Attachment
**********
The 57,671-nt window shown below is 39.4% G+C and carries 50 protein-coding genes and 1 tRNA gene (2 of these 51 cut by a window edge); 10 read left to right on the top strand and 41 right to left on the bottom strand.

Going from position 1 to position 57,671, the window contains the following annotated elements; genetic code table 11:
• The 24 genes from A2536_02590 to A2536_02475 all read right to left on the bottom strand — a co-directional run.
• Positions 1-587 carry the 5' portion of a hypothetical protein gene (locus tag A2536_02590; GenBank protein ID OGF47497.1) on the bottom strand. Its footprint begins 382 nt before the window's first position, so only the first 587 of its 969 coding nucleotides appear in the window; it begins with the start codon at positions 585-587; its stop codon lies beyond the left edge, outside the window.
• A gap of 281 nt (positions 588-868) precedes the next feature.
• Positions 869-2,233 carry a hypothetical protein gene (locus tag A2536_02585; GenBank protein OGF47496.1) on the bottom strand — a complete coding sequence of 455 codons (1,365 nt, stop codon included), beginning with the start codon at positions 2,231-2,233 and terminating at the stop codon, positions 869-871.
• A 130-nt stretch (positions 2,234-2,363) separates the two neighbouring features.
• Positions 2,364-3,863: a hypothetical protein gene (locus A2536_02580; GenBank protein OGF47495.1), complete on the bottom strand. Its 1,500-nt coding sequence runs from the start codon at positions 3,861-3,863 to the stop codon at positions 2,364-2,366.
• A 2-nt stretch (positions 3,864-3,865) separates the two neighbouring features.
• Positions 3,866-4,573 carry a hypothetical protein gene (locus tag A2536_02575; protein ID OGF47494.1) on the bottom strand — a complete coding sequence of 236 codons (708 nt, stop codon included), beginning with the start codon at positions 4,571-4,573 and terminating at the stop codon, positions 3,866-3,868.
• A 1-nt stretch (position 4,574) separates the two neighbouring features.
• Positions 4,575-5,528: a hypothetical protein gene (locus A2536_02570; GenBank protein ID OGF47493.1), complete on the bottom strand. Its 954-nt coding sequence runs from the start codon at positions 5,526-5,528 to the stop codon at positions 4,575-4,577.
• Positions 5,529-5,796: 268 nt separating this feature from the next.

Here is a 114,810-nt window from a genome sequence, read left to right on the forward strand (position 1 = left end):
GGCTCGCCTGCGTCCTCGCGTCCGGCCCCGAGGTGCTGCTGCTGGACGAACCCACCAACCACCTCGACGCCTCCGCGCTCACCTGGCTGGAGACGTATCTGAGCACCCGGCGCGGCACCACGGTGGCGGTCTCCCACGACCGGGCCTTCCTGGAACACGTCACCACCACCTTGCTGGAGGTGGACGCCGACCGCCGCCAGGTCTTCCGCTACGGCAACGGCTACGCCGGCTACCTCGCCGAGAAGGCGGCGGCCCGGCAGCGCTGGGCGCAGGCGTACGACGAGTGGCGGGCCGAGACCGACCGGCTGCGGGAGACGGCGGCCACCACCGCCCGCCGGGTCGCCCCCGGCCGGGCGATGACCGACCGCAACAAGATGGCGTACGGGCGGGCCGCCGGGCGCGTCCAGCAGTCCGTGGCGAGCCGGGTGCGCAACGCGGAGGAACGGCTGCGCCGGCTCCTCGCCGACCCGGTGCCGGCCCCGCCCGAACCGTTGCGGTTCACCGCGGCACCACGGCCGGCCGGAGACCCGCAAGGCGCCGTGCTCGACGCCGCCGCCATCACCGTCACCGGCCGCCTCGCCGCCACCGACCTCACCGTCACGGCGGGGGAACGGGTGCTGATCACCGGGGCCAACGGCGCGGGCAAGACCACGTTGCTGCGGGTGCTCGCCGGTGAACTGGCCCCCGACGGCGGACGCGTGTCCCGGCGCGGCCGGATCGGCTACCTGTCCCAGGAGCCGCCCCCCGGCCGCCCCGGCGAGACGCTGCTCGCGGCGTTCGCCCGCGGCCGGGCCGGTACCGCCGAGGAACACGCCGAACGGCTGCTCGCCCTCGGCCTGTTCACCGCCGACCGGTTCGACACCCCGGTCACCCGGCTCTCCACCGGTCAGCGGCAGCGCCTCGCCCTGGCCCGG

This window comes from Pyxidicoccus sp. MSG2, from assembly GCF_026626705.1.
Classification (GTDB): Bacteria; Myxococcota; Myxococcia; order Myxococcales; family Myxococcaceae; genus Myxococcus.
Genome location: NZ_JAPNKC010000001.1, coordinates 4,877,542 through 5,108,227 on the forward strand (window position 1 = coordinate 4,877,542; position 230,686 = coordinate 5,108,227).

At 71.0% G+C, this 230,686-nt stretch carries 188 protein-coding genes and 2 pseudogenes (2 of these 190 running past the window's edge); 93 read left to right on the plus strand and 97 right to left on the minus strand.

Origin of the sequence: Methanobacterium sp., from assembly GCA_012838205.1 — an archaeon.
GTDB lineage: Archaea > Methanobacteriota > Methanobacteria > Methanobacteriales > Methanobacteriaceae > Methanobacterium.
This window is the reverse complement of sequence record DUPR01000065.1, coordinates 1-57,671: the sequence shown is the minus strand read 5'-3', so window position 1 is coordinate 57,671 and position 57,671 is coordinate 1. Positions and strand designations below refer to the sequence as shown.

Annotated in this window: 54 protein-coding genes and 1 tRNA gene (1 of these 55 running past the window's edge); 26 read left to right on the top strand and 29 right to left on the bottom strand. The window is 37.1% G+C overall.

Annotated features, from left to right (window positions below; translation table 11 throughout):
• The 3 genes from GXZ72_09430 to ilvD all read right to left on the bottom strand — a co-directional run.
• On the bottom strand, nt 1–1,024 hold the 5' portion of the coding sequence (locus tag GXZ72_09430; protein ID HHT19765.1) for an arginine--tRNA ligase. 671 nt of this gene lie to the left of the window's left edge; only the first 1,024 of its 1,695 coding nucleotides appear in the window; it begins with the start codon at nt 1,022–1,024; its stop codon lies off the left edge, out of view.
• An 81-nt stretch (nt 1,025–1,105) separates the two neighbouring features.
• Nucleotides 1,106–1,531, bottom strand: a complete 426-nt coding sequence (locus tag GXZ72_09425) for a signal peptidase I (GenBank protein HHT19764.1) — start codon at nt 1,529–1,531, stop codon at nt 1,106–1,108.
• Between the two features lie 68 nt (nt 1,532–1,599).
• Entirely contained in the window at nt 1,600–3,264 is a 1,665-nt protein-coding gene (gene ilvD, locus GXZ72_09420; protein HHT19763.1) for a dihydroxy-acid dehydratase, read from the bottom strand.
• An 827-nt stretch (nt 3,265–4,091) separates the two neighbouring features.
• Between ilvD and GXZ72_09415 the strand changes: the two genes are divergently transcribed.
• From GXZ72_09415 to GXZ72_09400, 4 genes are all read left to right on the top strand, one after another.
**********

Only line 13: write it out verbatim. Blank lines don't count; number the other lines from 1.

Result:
• Positions 5,529-5,796: 268 nt separating this feature from the next.